Baron’s Court Theatre, London – until 18 November 2017
This 1960’s set production of Shakespeare’s chilling play has some good ideas – but sadly it doesn’t quite come together in the way it should.
Matthew Turbett’s refreshing new take on the tragedy is set in the criminal gang world of the 1960’s when the Kray twins were causing terror to offer not one Richard III but two, to deepen the psychological impact of the play.
But in order for this to work effectively – there has to be a consistency with the adaptation to create a strong impact, which unfortunately this production lacks. There is more emphasis on the characteristics of Duncan Mitchell’s charming and manipulative Richard in contrast to Samuel Parkinson’s more menacing and dangerous Richard – which is disappointing considering Richard’s increasingly violent behaviour in the second act. It would have been interesting to see one actor playing the first act, while the other taking a more prominent role in the second act.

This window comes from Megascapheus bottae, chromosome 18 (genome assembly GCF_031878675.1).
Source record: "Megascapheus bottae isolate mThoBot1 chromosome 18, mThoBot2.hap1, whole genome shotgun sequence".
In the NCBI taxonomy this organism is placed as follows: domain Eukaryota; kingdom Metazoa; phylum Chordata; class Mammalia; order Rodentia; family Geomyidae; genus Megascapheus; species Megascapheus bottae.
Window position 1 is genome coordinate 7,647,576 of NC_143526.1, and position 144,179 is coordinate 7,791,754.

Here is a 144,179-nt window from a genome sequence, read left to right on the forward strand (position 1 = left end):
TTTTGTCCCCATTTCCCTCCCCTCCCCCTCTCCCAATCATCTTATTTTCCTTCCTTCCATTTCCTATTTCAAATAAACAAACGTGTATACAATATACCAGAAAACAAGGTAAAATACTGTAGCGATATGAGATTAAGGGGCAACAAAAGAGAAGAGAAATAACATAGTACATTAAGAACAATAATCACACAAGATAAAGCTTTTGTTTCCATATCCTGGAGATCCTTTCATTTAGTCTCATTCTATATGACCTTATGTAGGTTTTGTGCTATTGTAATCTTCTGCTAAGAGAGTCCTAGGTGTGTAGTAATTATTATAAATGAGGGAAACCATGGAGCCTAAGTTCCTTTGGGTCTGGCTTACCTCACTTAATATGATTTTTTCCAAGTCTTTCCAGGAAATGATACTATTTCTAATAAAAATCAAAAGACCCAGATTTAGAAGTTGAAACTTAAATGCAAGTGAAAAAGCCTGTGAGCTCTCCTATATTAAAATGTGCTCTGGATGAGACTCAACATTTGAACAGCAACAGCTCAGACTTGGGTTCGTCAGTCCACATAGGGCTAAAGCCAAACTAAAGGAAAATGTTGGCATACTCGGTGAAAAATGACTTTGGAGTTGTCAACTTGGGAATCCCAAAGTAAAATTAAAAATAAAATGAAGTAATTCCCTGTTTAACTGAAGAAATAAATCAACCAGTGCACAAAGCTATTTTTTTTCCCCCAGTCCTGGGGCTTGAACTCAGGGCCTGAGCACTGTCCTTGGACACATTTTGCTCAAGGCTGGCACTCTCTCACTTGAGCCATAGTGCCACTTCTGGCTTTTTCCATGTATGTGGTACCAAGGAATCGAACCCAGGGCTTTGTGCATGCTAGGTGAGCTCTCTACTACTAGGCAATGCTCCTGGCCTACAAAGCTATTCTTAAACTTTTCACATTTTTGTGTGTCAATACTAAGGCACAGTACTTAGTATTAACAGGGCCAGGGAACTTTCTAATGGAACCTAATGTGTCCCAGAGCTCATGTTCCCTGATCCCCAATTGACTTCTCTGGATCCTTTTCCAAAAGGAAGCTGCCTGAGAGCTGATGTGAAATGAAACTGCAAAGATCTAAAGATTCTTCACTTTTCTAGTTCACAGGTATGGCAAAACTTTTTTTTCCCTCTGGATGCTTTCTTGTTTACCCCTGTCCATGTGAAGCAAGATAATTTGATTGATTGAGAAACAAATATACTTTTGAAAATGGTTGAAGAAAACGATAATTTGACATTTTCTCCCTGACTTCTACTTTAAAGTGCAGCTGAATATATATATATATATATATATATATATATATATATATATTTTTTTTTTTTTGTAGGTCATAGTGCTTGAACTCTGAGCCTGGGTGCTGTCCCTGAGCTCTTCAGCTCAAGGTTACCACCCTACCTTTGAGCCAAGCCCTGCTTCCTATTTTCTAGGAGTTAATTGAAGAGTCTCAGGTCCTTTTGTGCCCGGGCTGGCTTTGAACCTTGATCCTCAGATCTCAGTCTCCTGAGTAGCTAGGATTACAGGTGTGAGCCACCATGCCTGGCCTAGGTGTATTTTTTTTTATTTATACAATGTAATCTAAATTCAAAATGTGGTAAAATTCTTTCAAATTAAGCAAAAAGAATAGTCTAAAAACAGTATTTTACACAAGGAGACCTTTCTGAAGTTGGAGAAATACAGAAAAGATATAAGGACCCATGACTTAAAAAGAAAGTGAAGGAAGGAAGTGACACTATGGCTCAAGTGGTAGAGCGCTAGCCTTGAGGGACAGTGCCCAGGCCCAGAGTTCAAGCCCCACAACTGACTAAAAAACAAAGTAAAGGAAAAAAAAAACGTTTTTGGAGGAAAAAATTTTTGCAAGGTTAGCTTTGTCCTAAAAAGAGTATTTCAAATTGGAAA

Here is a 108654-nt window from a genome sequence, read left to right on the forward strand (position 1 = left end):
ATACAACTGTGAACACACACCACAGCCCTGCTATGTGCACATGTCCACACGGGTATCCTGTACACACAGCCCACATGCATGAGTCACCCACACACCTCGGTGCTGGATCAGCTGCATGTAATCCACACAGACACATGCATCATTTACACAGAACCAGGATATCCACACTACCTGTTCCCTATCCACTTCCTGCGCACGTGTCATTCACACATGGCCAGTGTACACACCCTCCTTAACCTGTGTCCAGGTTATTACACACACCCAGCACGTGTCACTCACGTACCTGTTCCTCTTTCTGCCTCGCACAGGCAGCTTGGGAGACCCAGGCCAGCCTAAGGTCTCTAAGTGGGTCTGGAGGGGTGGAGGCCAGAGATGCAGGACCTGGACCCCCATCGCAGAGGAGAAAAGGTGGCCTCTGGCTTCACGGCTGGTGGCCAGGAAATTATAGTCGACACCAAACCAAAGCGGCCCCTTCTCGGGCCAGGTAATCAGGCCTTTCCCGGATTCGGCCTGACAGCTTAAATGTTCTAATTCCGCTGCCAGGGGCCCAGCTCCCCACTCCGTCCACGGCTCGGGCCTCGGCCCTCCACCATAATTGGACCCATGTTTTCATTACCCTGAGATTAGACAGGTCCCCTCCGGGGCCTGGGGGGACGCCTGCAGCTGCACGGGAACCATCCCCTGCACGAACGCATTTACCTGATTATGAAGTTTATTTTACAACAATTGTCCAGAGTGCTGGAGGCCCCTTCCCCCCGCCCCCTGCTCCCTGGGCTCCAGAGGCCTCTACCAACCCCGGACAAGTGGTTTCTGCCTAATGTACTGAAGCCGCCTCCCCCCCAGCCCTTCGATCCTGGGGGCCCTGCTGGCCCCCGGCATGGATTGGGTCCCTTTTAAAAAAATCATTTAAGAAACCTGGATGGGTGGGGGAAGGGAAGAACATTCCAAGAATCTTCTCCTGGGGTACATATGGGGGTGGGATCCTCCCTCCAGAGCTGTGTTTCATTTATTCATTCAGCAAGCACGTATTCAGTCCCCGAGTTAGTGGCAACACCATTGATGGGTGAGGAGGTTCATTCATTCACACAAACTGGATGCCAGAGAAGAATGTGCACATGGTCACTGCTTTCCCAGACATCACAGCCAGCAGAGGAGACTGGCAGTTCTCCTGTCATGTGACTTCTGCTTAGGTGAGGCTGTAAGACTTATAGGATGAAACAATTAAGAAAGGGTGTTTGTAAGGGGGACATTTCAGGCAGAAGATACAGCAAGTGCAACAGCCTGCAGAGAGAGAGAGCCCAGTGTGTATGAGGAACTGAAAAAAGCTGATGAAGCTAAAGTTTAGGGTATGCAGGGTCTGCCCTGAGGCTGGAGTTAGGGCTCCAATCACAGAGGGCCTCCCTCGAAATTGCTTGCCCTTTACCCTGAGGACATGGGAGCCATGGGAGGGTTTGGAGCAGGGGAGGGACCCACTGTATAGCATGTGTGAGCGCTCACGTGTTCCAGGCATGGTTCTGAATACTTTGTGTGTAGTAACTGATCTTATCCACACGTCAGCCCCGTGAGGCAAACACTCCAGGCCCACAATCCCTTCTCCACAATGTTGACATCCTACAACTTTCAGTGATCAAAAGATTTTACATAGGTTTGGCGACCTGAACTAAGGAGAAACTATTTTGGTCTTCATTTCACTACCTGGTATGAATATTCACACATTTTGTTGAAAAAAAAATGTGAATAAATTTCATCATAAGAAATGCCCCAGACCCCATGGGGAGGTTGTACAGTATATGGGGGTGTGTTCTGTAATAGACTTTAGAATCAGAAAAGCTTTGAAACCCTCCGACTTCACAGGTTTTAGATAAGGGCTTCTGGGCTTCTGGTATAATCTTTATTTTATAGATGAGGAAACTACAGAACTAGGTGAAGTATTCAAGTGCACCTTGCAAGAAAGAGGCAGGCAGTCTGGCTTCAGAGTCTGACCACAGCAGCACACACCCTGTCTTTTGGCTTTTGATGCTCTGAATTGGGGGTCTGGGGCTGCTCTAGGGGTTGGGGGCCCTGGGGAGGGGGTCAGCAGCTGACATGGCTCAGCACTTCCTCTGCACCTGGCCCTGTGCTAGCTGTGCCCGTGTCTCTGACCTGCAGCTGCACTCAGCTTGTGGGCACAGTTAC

Other more obvious inconsistencies lie in the adaptation. Why on the one hand is there no reference to the princes who are (originally) placed in the tower in the first act but later refer to them ahead of the murder of the oldest princess instead? So who in fact did Tyrell murder? There is also a line that doesn’t quite work in this adaptation which just happens to be the most famous in the play: ‘My horse, my horse, my kingdom for a horse!’ which really doesn’t work into the concept of the 1960’s gang concept and would have been better left out.
But, there is no denying that the use of two Richards actually offers a deeper insight into his mind and makes him seem even more dangerous. There is a lovely build up to all of the murders and constant tension between characters helped by David Denyer’s atmospheric music, that the audience is constantly aware of as things begin to intensify.
In terms of performance, Duncan Mitchell and Samuel Parkinson offer two very different sides to Richard’s personality which compliment each other well – the moments in which each side talk to each other is very effective. Meanwhile Beatrice Lawrence as Queen Elizabeth offers a commanding performance that is empowering to watch.
Overall, then this production has an interesting concept that with a much better and stronger adaptation could potentially work really well. But as it is it needs a lot more work.
Richard III continues to play at the Barons Court Theatre until the 19th November.